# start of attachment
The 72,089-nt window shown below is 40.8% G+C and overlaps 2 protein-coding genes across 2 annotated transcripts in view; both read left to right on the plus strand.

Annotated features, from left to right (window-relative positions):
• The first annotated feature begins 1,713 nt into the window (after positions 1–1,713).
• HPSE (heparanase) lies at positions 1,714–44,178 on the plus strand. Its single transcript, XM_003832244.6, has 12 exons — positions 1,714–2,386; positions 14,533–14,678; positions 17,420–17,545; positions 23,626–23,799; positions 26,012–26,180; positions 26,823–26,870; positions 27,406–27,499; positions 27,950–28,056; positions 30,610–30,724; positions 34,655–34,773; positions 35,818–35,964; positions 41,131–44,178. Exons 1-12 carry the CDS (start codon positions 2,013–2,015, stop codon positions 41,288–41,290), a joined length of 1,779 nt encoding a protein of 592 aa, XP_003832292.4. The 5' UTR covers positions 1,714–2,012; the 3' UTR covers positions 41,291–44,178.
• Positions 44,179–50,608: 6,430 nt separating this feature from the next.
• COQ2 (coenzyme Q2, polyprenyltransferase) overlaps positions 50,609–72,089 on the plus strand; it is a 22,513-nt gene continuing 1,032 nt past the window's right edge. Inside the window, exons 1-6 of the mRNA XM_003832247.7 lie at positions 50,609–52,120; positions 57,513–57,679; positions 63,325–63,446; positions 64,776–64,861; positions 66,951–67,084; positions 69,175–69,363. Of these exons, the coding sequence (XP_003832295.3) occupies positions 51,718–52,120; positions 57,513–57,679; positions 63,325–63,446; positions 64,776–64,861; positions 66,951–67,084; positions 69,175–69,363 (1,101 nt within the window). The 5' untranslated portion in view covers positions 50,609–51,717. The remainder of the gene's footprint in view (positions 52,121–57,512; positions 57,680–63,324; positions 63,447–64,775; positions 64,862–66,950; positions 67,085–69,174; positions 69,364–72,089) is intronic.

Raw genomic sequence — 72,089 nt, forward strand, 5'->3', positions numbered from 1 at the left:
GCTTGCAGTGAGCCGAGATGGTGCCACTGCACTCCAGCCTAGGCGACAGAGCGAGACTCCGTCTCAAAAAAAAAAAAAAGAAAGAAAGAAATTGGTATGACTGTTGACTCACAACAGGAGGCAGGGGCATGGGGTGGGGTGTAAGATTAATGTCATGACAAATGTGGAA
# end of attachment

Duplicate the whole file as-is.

The 72,089-nt window shown below is 40.8% G+C and overlaps 2 protein-coding genes across 2 annotated transcripts in view; both read left to right on the plus strand.

Annotated features, from left to right (window-relative positions):
• The first annotated feature begins 1,713 nt into the window (after positions 1–1,713).
• HPSE (heparanase) lies at positions 1,714–44,178 on the plus strand. Its single transcript, XM_003832244.6, has 12 exons — positions 1,714–2,386; positions 14,533–14,678; positions 17,420–17,545; positions 23,626–23,799; positions 26,012–26,180; positions 26,823–26,870; positions 27,406–27,499; positions 27,950–28,056; positions 30,610–30,724; positions 34,655–34,773; positions 35,818–35,964; positions 41,131–44,178. Exons 1-12 carry the CDS (start codon positions 2,013–2,015, stop codon positions 41,288–41,290), a joined length of 1,779 nt encoding a protein of 592 aa, XP_003832292.4. The 5' UTR covers positions 1,714–2,012; the 3' UTR covers positions 41,291–44,178.
• Positions 44,179–50,608: 6,430 nt separating this feature from the next.
• COQ2 (coenzyme Q2, polyprenyltransferase) overlaps positions 50,609–72,089 on the plus strand; it is a 22,513-nt gene continuing 1,032 nt past the window's right edge. Inside the window, exons 1-6 of the mRNA XM_003832247.7 lie at positions 50,609–52,120; positions 57,513–57,679; positions 63,325–63,446; positions 64,776–64,861; positions 66,951–67,084; positions 69,175–69,363. Of these exons, the coding sequence (XP_003832295.3) occupies positions 51,718–52,120; positions 57,513–57,679; positions 63,325–63,446; positions 64,776–64,861; positions 66,951–67,084; positions 69,175–69,363 (1,101 nt within the window). The 5' untranslated portion in view covers positions 50,609–51,717. The remainder of the gene's footprint in view (positions 52,121–57,512; positions 57,680–63,324; positions 63,447–64,775; positions 64,862–66,950; positions 67,085–69,174; positions 69,364–72,089) is intronic.

Raw genomic sequence — 72,089 nt, forward strand, 5'->3', positions numbered from 1 at the left:
GCTTGCAGTGAGCCGAGATGGTGCCACTGCACTCCAGCCTAGGCGACAGAGCGAGACTCCGTCTCAAAAAAAAAAAAAAGAAAGAAAGAAATTGGTATGACTGTTGACTCACAACAGGAGGCAGGGGCATGGGGTGGGGTGTAAGATTAATGTCATGACAAATGTGGAA